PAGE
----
Changes in tax law have brought an old strategy back for taxpayers in North Carolina and across the country. It allows taxpayers to save taxes on appreciated assets. The renewed interest in the strategy comes from an increase in the number of tax exemptions that went up to $11.4 million.
The practical steps of the tax strategy, which is sometimes referred to as upstream planning, involve the taxpayer making a gift of an appreciated asset to an older relative with the understanding that the relative will bequeath the asset back in his or her will. The cost-basis in the asset is stepped-up at the time of the gift, so the taxes on any gain to that point may be avoided.
For example, in a case where the taxpayer wants to sell an asset that has appreciated in value from $100,000 to $1 million, he or she may want to avoid paying capital gains tax on the $900,000 in gains. Gifting the asset to an older relative delays the sale of the asset for some time, but it also steps up the cost basis in the asset so the $900,000 in appreciation may become untaxable.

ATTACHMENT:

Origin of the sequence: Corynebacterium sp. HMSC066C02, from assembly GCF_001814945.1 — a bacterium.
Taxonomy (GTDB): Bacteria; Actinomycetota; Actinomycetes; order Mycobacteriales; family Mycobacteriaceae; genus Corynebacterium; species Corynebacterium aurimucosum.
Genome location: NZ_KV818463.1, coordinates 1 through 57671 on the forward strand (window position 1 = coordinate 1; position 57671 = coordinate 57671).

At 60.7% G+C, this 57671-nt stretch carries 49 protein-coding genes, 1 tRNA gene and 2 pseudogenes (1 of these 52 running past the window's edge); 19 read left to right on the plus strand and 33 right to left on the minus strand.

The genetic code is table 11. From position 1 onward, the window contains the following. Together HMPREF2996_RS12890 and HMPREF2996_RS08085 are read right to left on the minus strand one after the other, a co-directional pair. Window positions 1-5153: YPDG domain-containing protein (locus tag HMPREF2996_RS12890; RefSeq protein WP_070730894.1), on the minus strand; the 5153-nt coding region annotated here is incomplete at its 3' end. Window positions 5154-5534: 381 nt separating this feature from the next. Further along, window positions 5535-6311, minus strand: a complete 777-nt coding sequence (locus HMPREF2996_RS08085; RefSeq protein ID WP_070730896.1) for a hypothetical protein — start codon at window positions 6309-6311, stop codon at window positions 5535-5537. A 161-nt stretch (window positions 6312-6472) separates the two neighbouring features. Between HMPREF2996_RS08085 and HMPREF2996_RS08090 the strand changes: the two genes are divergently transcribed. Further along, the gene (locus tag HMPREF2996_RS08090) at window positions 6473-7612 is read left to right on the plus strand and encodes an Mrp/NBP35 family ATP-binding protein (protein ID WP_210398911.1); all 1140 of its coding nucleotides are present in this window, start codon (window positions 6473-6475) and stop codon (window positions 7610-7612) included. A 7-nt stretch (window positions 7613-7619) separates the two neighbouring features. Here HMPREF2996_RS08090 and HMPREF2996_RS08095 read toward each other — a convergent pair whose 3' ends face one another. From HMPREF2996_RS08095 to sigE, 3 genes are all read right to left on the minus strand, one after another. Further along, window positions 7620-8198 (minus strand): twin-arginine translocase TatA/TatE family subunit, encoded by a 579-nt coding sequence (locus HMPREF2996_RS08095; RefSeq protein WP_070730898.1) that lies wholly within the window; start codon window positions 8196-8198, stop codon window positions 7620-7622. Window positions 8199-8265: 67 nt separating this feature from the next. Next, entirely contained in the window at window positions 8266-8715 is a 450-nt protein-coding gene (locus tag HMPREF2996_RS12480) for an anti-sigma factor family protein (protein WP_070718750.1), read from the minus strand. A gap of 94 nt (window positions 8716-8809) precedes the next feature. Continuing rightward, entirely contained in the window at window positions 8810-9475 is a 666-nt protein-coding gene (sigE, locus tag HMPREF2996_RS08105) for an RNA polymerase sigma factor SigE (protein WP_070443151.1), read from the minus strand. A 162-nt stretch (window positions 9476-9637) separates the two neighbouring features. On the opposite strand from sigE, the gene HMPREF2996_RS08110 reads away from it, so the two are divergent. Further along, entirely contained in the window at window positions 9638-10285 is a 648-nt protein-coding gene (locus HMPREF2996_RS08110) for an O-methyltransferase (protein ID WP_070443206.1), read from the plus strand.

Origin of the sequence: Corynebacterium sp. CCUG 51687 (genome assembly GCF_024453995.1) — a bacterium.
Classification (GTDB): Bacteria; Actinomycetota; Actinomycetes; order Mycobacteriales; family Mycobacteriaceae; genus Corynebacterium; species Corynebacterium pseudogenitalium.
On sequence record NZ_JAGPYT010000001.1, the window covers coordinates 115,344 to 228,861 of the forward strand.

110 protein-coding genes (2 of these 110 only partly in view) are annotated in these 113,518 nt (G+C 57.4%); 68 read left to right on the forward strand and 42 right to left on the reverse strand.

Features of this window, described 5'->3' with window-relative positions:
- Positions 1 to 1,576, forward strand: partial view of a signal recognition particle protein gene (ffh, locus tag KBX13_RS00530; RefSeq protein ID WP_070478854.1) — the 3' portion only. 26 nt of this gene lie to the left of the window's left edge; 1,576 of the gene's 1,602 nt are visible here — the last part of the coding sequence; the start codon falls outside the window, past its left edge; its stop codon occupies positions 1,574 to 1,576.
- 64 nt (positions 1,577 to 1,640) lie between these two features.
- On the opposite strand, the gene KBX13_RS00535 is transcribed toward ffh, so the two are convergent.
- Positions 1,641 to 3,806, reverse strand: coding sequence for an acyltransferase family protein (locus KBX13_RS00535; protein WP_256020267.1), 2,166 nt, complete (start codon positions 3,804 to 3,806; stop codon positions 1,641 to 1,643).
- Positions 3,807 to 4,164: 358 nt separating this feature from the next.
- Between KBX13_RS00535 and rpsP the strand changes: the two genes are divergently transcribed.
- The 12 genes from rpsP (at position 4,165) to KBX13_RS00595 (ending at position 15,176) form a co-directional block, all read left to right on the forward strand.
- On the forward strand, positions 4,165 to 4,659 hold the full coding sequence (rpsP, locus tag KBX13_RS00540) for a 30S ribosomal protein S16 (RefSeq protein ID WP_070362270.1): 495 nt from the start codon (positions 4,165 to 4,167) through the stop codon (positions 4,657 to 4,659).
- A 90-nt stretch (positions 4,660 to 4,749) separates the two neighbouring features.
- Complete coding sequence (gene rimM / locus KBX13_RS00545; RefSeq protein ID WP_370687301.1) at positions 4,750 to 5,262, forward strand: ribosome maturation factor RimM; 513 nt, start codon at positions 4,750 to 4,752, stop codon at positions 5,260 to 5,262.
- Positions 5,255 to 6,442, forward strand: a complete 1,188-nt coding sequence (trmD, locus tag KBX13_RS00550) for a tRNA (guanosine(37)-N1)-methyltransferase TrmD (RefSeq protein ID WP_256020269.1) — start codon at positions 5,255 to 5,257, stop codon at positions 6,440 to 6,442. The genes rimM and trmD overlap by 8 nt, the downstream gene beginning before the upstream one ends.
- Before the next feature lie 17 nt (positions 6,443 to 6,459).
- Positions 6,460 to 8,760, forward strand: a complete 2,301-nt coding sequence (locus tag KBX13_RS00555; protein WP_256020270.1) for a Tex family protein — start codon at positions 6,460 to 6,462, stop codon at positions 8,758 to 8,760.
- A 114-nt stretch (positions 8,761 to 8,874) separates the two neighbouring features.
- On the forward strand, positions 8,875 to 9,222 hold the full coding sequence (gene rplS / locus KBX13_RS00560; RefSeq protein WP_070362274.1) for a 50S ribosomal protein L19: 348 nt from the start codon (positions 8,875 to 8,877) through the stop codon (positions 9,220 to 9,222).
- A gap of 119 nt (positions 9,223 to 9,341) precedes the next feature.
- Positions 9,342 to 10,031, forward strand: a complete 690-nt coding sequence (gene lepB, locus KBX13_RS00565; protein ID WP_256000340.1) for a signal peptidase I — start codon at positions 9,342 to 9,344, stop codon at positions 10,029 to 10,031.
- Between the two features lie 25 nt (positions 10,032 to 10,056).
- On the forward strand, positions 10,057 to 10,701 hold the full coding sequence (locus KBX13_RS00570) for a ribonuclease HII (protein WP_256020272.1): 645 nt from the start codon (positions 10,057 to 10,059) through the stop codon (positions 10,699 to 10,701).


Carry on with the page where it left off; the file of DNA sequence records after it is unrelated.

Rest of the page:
Upstream planning may only be useful in cases where both parties have room under the estate tax exemption. If the gift would be subject to estate tax, then taxes will have to be paid on the value of the asset then. The tax rates may be different though.
The Internal Revenue Service has the power to unwind transactions where it finds the transfer was only for tax-avoidance. An attorney with experience practicing tax law might be able to help North Carolina taxpayers with estate tax planning or by suggesting strategies to reduce the amount of tax owed. An attorney may also help by communicating with the IRS on the taxpayer’s behalf.